Eight years into its democratic transition, violence against women is still endemic in Pakistan, amid a climate of impunity and state inaction. Discriminatory legislation and a dysfunctional criminal justice system have put women at grave risk. Targeted by violent extremists with an overt agenda of gender repression, women’s security is especially threatened in the conflict zones in Khyber Pakhtunkhwa (KPK) province and the Federally Administered Tribal Areas (FATA). On 8 March, International Women’s Day, Prime Minister Nawaz Sharif vowed that his government would take all necessary legislative and administrative steps to protect and empower women. If this pledge was in earnest, his Pakistan Muslim League-Nawaz (PML-N) government should end institutionalised violence and discrimination against women, including by repealing unjust laws, countering extremist threats, particularly in KPK and FATA, and involving women and their specially relevant perspectives in design of state policies directly affecting their security, including strategies to deal with violent extremist groups.
Another news of a teenage suicide came up recently. Umme Kulsum Ritu, a 15-year-old student of Class IX at the East Point Education School and College in Khilgaon, Dhaka committed suicide by taking pesticide on September 6. Her family and class mates alleged that Shimul Chandra, a 22-year-old man reported to be a miscreant, along with his friends had been stalking her on the way to school for a long time. The stalkers also started insulting her in front of her house, too.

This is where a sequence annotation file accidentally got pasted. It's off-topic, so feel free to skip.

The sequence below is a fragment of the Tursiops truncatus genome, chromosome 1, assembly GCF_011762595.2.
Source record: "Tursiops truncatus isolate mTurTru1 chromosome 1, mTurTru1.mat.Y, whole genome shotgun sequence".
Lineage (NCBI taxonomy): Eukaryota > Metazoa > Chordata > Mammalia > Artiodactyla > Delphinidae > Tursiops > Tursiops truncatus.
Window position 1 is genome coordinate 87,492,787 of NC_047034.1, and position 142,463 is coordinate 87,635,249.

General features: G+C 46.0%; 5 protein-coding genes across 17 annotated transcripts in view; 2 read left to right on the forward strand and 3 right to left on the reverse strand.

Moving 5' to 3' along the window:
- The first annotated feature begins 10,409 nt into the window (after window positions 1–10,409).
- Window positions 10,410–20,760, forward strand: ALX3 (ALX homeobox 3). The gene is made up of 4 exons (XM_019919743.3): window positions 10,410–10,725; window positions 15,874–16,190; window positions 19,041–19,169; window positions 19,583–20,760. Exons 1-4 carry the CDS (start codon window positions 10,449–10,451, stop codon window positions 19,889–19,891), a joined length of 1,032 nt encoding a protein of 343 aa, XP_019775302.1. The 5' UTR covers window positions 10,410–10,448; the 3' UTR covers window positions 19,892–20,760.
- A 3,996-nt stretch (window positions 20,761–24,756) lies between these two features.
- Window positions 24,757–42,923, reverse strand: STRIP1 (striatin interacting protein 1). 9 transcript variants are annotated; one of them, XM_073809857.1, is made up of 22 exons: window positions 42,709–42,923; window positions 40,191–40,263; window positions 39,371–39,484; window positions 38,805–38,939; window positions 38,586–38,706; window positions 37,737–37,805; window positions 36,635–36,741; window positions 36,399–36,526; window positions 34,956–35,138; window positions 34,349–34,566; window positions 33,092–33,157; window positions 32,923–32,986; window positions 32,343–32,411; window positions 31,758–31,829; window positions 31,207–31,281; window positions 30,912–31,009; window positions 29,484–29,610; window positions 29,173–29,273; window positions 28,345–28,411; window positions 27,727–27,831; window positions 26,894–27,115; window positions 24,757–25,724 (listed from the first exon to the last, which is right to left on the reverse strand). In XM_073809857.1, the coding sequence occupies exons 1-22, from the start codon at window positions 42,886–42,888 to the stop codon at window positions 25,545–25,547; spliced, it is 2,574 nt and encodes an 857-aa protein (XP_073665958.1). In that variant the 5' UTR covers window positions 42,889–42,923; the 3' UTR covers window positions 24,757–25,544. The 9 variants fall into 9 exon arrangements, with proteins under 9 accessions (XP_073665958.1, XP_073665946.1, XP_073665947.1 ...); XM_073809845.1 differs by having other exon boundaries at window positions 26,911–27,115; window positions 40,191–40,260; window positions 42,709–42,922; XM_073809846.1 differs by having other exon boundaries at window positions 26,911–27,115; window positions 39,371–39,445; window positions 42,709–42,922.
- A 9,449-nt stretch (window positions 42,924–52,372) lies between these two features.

Schools and colleges can form a coordinated committee including guardians, teachers, social workers, law enforcement agencies and so on to fight against stalkers. Social awareness programmes should be included in order to create moral values against stalking.
Every year many women in Bangladesh are killed and physically abused and many commit suicide because of the the vicious dowry practice and related violence. According to the rights organisation Odhikar, at least 2,800 women were killed, 1,833 were physically abused and 204 committed suicide because of dowry-related violence between 2001 and July 2014.
By analysing the overall dowry situation, reported statistics indicate that it is only the tip of the iceberg. Majority of the victims continue to tolerate abuse, if they are not killed, all through their married life and never report it. The main reasons behind tolerating or not reporting such abuse is that they are either financially incapable of going away and protecting themselves from their abusive husbands or they are not welcome by their poverty-stricken or stigmatised parental families.